terms of fairness. For example, if other computer programmers in
similar companies are being given sign-on bonuses, you should expect
to be treated no differently. Your prospective employer will want you
to accept it's offer and feel that you've been treated fairly.
Understanding the importance of fairness as a negotiating principle
can make the difference between success and failure.

7 'USE UNCERTAINTY TO YOUR ADVANTAGE.
The more information you convey to a potential employer about your
bottom line, the more likely it will limit what you get. Before making
an offer, a company typically tries to determine what it will take for
you to accept the position. With that information, the prospective
employer will be able to determine the minimum package it needs to
offer. While they may not offer you as little as they can get away
with, if you've divulged too much information, they likely wont offer
you as much as they might have otherwise. By not disclosing exactly
what your current compensation is or exactly what it would take to get
you to leave your job, you'll force a potential employer to make it's
best offer.

8 'BE CREATIVE.
Consider the value of the total package. Look for different ways to
achieve your objectives. Be willing to make tradeoffs to increase the
total value of the deal. If you're creative, you can package what you
want in ways that will be acceptable to the company. You'll also be
able to find creative "trades" that allow you to withdraw requests
that might be problematic to the company in return for improvements in
areas where the company has more flexibility. That way, you can
maximize the value of the package you negotiate.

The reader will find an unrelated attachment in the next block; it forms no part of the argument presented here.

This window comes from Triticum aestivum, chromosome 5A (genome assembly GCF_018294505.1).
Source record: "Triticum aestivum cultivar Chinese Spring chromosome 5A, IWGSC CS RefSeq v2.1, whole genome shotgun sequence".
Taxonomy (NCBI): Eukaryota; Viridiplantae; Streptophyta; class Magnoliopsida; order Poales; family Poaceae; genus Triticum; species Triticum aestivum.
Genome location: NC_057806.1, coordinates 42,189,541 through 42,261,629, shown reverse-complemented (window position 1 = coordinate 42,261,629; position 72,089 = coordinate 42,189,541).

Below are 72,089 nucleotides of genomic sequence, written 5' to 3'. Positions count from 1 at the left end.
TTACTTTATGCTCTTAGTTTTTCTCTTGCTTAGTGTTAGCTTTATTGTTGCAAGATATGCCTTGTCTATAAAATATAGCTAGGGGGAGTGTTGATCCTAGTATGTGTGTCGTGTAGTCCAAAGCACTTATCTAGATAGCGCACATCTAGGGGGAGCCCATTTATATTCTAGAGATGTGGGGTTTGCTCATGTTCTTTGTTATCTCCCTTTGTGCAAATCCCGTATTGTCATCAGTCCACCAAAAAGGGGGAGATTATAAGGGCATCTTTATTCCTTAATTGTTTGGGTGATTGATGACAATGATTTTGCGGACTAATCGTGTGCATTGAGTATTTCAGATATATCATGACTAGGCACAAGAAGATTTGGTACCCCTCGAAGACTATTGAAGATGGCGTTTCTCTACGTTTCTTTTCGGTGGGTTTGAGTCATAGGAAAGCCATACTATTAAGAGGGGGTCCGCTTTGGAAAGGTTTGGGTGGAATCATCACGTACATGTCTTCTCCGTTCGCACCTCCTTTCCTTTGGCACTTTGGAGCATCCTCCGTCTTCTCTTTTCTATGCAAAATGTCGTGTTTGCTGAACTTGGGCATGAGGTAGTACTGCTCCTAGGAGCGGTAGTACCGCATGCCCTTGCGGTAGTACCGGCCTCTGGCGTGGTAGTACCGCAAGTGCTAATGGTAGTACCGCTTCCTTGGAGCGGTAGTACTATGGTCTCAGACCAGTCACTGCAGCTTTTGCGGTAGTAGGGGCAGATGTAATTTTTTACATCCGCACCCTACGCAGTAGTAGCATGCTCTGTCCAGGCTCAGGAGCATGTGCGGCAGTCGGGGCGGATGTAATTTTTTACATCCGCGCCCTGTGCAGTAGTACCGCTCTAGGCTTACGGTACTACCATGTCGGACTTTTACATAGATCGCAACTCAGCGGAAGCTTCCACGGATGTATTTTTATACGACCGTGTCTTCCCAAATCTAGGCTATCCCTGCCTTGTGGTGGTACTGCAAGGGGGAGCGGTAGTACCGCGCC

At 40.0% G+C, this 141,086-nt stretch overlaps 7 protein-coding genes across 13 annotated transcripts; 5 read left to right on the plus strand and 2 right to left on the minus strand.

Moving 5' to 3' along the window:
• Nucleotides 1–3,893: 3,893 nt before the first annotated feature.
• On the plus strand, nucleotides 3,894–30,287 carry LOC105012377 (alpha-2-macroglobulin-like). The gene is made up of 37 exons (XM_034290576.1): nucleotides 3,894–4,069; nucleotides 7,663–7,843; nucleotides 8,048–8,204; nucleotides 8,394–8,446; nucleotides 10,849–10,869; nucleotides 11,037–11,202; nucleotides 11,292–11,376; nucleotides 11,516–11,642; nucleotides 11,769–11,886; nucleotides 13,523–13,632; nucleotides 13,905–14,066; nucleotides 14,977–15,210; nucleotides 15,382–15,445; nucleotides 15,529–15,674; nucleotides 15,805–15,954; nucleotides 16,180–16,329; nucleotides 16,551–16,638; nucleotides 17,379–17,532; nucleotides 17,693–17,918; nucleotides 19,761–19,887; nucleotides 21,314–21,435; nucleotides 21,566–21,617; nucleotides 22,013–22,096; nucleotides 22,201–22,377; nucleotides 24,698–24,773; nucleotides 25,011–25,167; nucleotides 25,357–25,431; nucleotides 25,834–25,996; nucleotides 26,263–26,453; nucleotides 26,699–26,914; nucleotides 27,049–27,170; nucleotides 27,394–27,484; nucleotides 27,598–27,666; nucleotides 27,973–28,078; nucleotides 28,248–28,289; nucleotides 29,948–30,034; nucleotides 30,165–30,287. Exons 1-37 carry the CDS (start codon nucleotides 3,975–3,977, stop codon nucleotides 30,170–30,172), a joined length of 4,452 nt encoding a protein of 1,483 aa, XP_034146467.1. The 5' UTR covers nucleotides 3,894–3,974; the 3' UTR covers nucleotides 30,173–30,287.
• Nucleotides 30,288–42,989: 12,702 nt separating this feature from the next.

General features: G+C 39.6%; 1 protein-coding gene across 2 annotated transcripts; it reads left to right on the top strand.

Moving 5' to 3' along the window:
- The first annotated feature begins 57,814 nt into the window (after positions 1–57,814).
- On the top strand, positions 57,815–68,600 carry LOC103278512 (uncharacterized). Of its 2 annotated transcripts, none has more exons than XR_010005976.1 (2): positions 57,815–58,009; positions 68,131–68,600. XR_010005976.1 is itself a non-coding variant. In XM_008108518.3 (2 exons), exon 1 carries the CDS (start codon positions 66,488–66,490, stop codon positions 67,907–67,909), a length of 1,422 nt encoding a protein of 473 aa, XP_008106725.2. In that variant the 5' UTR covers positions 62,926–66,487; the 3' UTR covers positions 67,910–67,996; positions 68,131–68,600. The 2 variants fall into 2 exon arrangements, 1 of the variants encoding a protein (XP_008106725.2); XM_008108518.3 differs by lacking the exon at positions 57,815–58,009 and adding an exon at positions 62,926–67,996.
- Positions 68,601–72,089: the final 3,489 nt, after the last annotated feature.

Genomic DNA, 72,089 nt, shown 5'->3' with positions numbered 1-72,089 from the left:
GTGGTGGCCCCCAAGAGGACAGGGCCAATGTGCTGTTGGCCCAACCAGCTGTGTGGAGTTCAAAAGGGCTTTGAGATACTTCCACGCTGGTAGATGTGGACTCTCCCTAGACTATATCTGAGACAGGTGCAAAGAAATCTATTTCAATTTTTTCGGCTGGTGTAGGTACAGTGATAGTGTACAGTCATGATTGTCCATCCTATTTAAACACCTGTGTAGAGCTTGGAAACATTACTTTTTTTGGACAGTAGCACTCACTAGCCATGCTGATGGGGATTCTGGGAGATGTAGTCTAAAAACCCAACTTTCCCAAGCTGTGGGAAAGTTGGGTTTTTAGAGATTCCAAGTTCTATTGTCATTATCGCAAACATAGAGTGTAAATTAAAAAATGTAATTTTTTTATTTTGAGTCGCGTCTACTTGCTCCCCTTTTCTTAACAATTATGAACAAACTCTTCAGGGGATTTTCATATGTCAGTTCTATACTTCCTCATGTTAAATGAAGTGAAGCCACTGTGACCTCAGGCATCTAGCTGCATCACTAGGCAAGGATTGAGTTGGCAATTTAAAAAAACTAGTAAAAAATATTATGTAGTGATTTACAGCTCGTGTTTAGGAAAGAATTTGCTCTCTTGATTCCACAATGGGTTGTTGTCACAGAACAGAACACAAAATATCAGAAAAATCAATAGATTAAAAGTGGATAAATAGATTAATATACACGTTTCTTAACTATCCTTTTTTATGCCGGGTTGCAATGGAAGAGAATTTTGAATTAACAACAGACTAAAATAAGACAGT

9 'FOCUS ON YOUR GOALS, NOT WINNING.
Too often in negotiations, the act of winning becomes more important
than achieving your goals. And it's also important not to make your
future boss feel as if he's lost in the negotiations. You'll have
gained little by negotiating a good deal if you alienate your future
boss in the process.

10 'KNOW WHEN TO QUIT BARGAINING.
The one sure way to lose everything you've obtained is to be greedy.
There comes a point in every negotiation when you've achieved
everything you could have reasonably expected to gain. While most
companies will want to treat you fairly and make you happy, few
companies want a to hire a prima donna. Being perceived as greedy or
unreasonable may cause the deal to fall apart. Even if it doesn't,
you'll have done immeasurable harm to your career. This brings us to
the 11th and most important commandment:

11 'NEVER FORGET THAT EMPLOYMENT IS AN ONGOING RELATIONSHIP.
Job negotiations are the starting point for your career with a
company. Get too little and you're disadvantaged throughout your
career there; push too hard and you can sour the relationship before
it begins.

Understanding these principles will allow you to effectively negotiate
the terms of your new job. Then do your job well and continually seek
out new challenges. As you take on added responsibilities and learn
new skills, there will be opportunities to negotiate further
improvements.

Sincerely,
Nathan Newberger,
Managing Editor
http://www.WorkTree.com
"Helping You Find More Jobs Faster"

About the Author

Nathan Newberger is the job and career expert at http://www.WorkTree.com Nathan has over 10 years experience in staffing and human resources. He has worked both as a recruiter and career counselor. Mr. Newberger has been the Managing Editor at http://www.WorkTree.com for the past 5 years and his articles have helped thousands of job seekers.